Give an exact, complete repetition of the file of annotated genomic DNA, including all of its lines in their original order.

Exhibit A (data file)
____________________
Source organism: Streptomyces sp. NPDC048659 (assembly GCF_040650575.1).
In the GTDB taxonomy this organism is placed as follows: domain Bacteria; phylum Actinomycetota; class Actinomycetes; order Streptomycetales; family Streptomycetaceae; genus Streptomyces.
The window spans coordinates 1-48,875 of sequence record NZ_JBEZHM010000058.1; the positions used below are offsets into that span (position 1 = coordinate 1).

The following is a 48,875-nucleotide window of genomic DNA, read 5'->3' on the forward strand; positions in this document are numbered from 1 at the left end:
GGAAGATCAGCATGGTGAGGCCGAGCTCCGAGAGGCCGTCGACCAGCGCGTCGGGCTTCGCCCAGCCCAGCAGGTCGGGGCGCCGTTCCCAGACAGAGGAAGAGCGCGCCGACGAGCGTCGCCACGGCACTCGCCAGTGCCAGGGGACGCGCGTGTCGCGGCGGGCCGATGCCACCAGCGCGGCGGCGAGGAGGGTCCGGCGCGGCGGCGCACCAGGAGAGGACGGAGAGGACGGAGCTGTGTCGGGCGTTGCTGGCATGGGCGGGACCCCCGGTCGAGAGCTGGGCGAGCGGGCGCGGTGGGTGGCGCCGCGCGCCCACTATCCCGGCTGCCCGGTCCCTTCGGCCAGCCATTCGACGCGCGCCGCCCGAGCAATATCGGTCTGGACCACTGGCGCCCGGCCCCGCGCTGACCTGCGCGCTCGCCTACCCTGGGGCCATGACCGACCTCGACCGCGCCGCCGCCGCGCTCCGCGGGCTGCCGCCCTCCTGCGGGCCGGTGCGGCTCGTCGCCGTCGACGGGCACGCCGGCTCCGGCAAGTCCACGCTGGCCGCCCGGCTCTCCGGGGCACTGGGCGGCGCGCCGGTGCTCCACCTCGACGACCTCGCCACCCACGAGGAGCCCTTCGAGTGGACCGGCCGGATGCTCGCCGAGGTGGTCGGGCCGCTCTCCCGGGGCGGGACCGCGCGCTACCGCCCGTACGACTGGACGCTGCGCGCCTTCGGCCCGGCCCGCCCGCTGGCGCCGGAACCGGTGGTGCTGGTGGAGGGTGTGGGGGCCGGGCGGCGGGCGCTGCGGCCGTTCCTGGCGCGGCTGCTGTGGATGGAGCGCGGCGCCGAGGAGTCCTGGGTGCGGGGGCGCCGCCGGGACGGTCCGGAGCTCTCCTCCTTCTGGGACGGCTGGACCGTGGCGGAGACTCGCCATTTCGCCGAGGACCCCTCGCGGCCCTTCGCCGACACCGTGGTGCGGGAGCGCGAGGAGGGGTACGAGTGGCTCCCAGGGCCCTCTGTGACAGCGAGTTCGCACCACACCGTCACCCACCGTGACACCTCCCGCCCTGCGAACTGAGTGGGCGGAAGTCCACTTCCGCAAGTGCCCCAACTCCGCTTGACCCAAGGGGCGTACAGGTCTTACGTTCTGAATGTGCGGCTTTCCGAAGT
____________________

Source organism: Streptomyces sp. NPDC048659 (assembly GCF_040650575.1).
In the GTDB taxonomy this organism is placed as follows: domain Bacteria; phylum Actinomycetota; class Actinomycetes; order Streptomycetales; family Streptomycetaceae; genus Streptomyces.
The window spans coordinates 1-48,875 of sequence record NZ_JBEZHM010000058.1; the positions used below are offsets into that span (position 1 = coordinate 1).

The following is a 48,875-nucleotide window of genomic DNA, read 5'->3' on the forward strand; positions in this document are numbered from 1 at the left end:
GGAAGATCAGCATGGTGAGGCCGAGCTCCGAGAGGCCGTCGACCAGCGCGTCGGGCTTCGCCCAGCCCAGCAGGTCGGGGCGCCGTTCCCAGACAGAGGAAGAGCGCGCCGACGAGCGTCGCCACGGCACTCGCCAGTGCCAGGGGACGCGCGTGTCGCGGCGGGCCGATGCCACCAGCGCGGCGGCGAGGAGGGTCCGGCGCGGCGGCGCACCAGGAGAGGACGGAGAGGACGGAGCTGTGTCGGGCGTTGCTGGCATGGGCGGGACCCCCGGTCGAGAGCTGGGCGAGCGGGCGCGGTGGGTGGCGCCGCGCGCCCACTATCCCGGCTGCCCGGTCCCTTCGGCCAGCCATTCGACGCGCGCCGCCCGAGCAATATCGGTCTGGACCACTGGCGCCCGGCCCCGCGCTGACCTGCGCGCTCGCCTACCCTGGGGCCATGACCGACCTCGACCGCGCCGCCGCCGCGCTCCGCGGGCTGCCGCCCTCCTGCGGGCCGGTGCGGCTCGTCGCCGTCGACGGGCACGCCGGCTCCGGCAAGTCCACGCTGGCCGCCCGGCTCTCCGGGGCACTGGGCGGCGCGCCGGTGCTCCACCTCGACGACCTCGCCACCCACGAGGAGCCCTTCGAGTGGACCGGCCGGATGCTCGCCGAGGTGGTCGGGCCGCTCTCCCGGGGCGGGACCGCGCGCTACCGCCCGTACGACTGGACGCTGCGCGCCTTCGGCCCGGCCCGCCCGCTGGCGCCGGAACCGGTGGTGCTGGTGGAGGGTGTGGGGGCCGGGCGGCGGGCGCTGCGGCCGTTCCTGGCGCGGCTGCTGTGGATGGAGCGCGGCGCCGAGGAGTCCTGGGTGCGGGGGCGCCGCCGGGACGGTCCGGAGCTCTCCTCCTTCTGGGACGGCTGGACCGTGGCGGAGACTCGCCATTTCGCCGAGGACCCCTCGCGGCCCTTCGCCGACACCGTGGTGCGGGAGCGCGAGGAGGGGTACGAGTGGCTCCCAGGGCCCTCTGTGACAGCGAGTTCGCACCACACCGTCACCCACCGTGACACCTCCCGCCCTGCGAACTGAGTGGGCGGAAGTCCACTTCCGCAAGTGCCCCAACTCCGCTTGACCCAAGGGGCGTACAGGTCTTACGTTCTGAATGTGCGGCTTTCCGAAGT